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It was not long ago that the Tour de France was weaving its Erythropoietin-infused way amongst the Lavender, Juniper and Rosemary splattered landscape of Provence whilst the cicadas cheered them on their merry way. Meanwhile, back home, sweaty, middle-aged men donned the Lycra and went puffing about the South Downs imagining they were Chris Froome. They were not. They were offering imitations of Mr. Blobby on wheels, perspiring last night's pints of Stella. 

Of course, their efforts are thoroughly commendable, though Ditchling Beacon is hardly Mont Ventoux. After all it is pretty impossible to transport the natural beauty of one part of the world to another. An Attenborough documentary might make a decent fist of it but one of the most exciting ways to enjoy the essence of another part of the world is often through its food and drink. For those parts that are luckily enough to have the climate to produce the stuff, it is often its wine.

Sadly, it doesn't always work out. Plenty of us have done that thing when we enjoyed some of the local wine on holiday, perhaps outside a wine bar in Barcelona, a red wine straight from the barrel under the beating heat of the Catalan sun. It tasted like Petrus. 

Once home you manage to bore everyone you know - and some you don't - about this incredible nectar that you enjoyed on your hols and desperately try to track it down. In the end you find some crusty, old merchant in the depths of Somerset who has a case of it buried at the back of his cellar.

A week later you are sitting in your kitchen, a glass of your old friend in front of you willing to be transported back to the street outside that bar in Barcelona. To once more feel the heat of the Spanish sun upon your face, the laughter of old friends, the smell of the waitress's perfume and above all the remarkable flavours of that sumptuous delight. It does not happen. The wine offers a powerful nose of disappointment, a mid-palate of displeasure, followed by a long, hollow finish of regret.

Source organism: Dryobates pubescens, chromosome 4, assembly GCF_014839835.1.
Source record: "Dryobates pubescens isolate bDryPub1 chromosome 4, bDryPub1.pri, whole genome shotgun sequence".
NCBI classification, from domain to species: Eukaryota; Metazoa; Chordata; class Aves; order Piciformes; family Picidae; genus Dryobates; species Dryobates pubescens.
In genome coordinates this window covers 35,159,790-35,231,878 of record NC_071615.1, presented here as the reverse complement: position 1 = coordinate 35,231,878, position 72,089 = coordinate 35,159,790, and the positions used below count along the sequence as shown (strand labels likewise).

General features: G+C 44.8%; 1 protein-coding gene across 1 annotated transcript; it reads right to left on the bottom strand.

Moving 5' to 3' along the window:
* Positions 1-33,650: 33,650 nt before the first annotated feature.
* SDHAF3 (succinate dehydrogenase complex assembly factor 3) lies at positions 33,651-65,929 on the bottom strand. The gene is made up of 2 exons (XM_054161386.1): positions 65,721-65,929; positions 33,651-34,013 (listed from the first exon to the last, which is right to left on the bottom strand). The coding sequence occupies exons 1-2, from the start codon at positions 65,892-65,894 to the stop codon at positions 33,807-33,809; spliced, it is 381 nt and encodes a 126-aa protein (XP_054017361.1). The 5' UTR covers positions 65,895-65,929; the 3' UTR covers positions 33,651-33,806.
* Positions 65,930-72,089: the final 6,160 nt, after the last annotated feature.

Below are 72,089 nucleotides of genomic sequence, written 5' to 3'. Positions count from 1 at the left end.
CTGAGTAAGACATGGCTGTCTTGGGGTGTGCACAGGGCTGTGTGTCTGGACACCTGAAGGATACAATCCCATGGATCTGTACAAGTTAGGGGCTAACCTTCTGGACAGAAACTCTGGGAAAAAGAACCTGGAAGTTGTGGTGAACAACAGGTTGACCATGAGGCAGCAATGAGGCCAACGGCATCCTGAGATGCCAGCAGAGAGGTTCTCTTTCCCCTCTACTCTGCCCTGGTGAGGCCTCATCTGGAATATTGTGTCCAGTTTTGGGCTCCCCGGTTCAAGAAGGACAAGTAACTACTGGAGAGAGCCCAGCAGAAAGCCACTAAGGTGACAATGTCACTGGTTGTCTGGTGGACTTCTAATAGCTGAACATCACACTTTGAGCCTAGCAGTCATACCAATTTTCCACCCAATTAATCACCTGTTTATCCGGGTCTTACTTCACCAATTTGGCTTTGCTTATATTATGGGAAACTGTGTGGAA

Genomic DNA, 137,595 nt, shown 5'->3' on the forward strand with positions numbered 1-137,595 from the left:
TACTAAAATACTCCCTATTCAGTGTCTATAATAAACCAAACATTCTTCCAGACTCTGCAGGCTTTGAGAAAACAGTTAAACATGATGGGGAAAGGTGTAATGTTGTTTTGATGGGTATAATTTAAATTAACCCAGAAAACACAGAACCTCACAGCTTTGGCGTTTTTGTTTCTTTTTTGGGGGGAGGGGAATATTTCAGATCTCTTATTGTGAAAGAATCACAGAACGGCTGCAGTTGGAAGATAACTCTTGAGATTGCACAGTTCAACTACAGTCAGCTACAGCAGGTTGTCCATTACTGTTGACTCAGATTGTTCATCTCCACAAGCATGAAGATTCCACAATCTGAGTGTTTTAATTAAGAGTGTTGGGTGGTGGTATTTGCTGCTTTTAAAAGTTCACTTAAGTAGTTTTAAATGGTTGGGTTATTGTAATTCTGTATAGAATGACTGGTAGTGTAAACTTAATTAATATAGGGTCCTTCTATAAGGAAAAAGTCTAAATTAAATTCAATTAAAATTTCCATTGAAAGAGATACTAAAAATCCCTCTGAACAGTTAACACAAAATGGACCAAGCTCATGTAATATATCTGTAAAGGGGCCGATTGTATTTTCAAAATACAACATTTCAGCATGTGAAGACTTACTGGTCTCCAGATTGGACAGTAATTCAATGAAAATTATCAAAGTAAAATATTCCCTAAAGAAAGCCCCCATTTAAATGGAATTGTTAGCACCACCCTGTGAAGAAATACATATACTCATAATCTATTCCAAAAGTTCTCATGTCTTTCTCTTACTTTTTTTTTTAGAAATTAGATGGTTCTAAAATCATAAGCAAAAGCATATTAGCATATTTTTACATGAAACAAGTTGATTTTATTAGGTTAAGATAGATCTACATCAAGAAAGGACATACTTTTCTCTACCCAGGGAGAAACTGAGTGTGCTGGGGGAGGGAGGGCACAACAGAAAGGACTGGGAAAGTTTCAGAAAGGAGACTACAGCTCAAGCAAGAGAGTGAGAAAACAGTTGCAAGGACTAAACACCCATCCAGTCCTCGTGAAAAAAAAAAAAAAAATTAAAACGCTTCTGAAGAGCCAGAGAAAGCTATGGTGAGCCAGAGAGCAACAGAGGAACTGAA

There are certain parts of the world, however, where its wine has the ability to transport you back to the very place from whence it came. One of those is Provence. Renowned mainly for its world leading rose there is so much more to the region.

The Signature Rouge from the excellent Chateau de Brigue is a blend of Cabernet Sauvignon, Syrah, Craignan and Grenache. It has a surprisingly delicate touch. Spicy with touches of sage and lavender. A hint of liquorice pushes through some blackberry fruit.

Also from Chateau de Brigue comes their Prestige Blanc 2013. This oozes sunshine. Leesy, richly textured, lemon sherbet, almond. Super weight. If you like your wine with balls, but without oak, then I would heartily recommend this.

Finally a rose, from Domaine de Jale comes the 2016 vintage of Les Fenouils. There is peach skin and apricot and a hint of something minty. Textured, clean and balanced. Achieves what a top rose should achieve in being complex, delectable and utterly destructable. Open a bottle of this and be prepared to finish it.

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